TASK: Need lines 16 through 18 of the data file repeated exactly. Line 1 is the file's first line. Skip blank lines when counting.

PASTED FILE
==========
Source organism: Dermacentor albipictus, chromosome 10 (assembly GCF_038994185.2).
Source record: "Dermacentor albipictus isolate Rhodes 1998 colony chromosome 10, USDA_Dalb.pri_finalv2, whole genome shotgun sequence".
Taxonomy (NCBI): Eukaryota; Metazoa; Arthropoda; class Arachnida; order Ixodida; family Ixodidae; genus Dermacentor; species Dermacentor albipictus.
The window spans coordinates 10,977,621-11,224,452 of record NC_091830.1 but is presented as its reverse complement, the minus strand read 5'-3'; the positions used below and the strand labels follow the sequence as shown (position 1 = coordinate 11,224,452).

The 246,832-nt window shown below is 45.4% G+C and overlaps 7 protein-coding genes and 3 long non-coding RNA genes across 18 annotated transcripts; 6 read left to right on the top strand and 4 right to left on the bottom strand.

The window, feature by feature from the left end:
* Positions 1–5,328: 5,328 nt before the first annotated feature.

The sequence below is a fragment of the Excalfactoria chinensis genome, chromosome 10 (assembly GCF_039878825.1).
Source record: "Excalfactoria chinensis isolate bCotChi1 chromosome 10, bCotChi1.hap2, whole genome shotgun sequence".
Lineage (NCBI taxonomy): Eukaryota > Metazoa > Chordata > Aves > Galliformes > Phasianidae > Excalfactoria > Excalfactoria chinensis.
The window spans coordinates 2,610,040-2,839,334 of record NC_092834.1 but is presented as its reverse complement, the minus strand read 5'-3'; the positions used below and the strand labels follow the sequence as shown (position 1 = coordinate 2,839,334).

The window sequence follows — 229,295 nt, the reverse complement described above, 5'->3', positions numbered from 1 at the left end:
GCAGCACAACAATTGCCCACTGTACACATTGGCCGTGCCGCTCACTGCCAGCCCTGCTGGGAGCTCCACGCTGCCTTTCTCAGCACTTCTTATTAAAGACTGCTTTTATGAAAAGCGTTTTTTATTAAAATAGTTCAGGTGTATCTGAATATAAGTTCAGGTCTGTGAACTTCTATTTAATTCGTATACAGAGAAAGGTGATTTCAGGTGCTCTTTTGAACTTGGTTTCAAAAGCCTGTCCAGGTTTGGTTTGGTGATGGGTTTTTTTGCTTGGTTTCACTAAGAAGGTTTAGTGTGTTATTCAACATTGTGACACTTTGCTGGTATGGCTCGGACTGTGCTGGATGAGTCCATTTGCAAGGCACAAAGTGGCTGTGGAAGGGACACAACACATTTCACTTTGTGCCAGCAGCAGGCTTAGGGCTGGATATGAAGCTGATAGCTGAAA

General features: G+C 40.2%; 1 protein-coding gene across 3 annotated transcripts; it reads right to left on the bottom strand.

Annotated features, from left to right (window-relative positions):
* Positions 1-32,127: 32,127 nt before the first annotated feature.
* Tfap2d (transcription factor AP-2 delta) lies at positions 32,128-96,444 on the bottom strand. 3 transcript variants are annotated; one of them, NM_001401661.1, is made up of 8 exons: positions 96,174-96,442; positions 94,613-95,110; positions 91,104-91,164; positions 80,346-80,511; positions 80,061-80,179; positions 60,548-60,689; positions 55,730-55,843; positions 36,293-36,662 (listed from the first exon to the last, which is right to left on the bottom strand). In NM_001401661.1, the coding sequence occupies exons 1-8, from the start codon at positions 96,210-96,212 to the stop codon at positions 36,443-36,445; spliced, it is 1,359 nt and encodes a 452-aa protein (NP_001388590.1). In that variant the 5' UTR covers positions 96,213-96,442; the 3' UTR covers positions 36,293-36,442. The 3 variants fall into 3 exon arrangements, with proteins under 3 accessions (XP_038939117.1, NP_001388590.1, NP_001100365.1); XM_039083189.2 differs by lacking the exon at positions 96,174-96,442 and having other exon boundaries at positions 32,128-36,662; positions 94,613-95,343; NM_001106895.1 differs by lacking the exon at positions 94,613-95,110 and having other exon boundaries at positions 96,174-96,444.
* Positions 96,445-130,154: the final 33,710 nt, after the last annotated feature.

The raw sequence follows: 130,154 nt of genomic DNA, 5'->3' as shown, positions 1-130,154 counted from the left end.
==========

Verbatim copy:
* Positions 1-32,127: 32,127 nt before the first annotated feature.
* Tfap2d (transcription factor AP-2 delta) lies at positions 32,128-96,444 on the bottom strand. 3 transcript variants are annotated; one of them, NM_001401661.1, is made up of 8 exons: positions 96,174-96,442; positions 94,613-95,110; positions 91,104-91,164; positions 80,346-80,511; positions 80,061-80,179; positions 60,548-60,689; positions 55,730-55,843; positions 36,293-36,662 (listed from the first exon to the last, which is right to left on the bottom strand). In NM_001401661.1, the coding sequence occupies exons 1-8, from the start codon at positions 96,210-96,212 to the stop codon at positions 36,443-36,445; spliced, it is 1,359 nt and encodes a 452-aa protein (NP_001388590.1). In that variant the 5' UTR covers positions 96,213-96,442; the 3' UTR covers positions 36,293-36,442. The 3 variants fall into 3 exon arrangements, with proteins under 3 accessions (XP_038939117.1, NP_001388590.1, NP_001100365.1); XM_039083189.2 differs by lacking the exon at positions 96,174-96,442 and having other exon boundaries at positions 32,128-36,662; positions 94,613-95,343; NM_001106895.1 differs by lacking the exon at positions 94,613-95,110 and having other exon boundaries at positions 96,174-96,444.
* Positions 96,445-130,154: the final 33,710 nt, after the last annotated feature.